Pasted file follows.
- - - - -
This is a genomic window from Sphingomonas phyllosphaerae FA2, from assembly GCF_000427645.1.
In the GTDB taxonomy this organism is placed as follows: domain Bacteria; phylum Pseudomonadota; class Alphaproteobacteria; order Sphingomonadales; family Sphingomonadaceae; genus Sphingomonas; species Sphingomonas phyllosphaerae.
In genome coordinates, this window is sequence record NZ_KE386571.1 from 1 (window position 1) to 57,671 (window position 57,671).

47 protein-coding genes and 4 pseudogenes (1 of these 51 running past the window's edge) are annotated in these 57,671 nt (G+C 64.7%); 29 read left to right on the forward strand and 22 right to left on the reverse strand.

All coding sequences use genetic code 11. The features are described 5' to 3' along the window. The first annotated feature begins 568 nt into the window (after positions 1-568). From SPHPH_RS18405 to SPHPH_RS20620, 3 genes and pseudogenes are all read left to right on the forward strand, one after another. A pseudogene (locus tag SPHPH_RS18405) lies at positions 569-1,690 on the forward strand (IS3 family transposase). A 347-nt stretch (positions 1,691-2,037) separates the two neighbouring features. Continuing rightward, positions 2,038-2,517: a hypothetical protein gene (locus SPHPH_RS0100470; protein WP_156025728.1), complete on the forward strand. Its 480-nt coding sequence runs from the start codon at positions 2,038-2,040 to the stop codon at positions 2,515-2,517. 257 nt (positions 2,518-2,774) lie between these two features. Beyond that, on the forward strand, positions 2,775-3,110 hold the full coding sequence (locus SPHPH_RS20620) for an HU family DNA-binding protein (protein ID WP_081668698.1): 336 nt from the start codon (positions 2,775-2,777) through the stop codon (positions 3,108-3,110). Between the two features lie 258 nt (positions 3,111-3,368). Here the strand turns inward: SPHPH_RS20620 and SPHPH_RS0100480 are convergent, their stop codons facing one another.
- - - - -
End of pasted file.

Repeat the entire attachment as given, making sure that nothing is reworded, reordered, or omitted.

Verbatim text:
This is a genomic window from Sphingomonas phyllosphaerae FA2, from assembly GCF_000427645.1.
In the GTDB taxonomy this organism is placed as follows: domain Bacteria; phylum Pseudomonadota; class Alphaproteobacteria; order Sphingomonadales; family Sphingomonadaceae; genus Sphingomonas; species Sphingomonas phyllosphaerae.
In genome coordinates, this window is sequence record NZ_KE386571.1 from 1 (window position 1) to 57,671 (window position 57,671).

47 protein-coding genes and 4 pseudogenes (1 of these 51 running past the window's edge) are annotated in these 57,671 nt (G+C 64.7%); 29 read left to right on the forward strand and 22 right to left on the reverse strand.

All coding sequences use genetic code 11. The features are described 5' to 3' along the window. The first annotated feature begins 568 nt into the window (after positions 1-568). From SPHPH_RS18405 to SPHPH_RS20620, 3 genes and pseudogenes are all read left to right on the forward strand, one after another. A pseudogene (locus tag SPHPH_RS18405) lies at positions 569-1,690 on the forward strand (IS3 family transposase). A 347-nt stretch (positions 1,691-2,037) separates the two neighbouring features. Continuing rightward, positions 2,038-2,517: a hypothetical protein gene (locus SPHPH_RS0100470; protein WP_156025728.1), complete on the forward strand. Its 480-nt coding sequence runs from the start codon at positions 2,038-2,040 to the stop codon at positions 2,515-2,517. 257 nt (positions 2,518-2,774) lie between these two features. Beyond that, on the forward strand, positions 2,775-3,110 hold the full coding sequence (locus SPHPH_RS20620) for an HU family DNA-binding protein (protein ID WP_081668698.1): 336 nt from the start codon (positions 2,775-2,777) through the stop codon (positions 3,108-3,110). Between the two features lie 258 nt (positions 3,111-3,368). Here the strand turns inward: SPHPH_RS20620 and SPHPH_RS0100480 are convergent, their stop codons facing one another.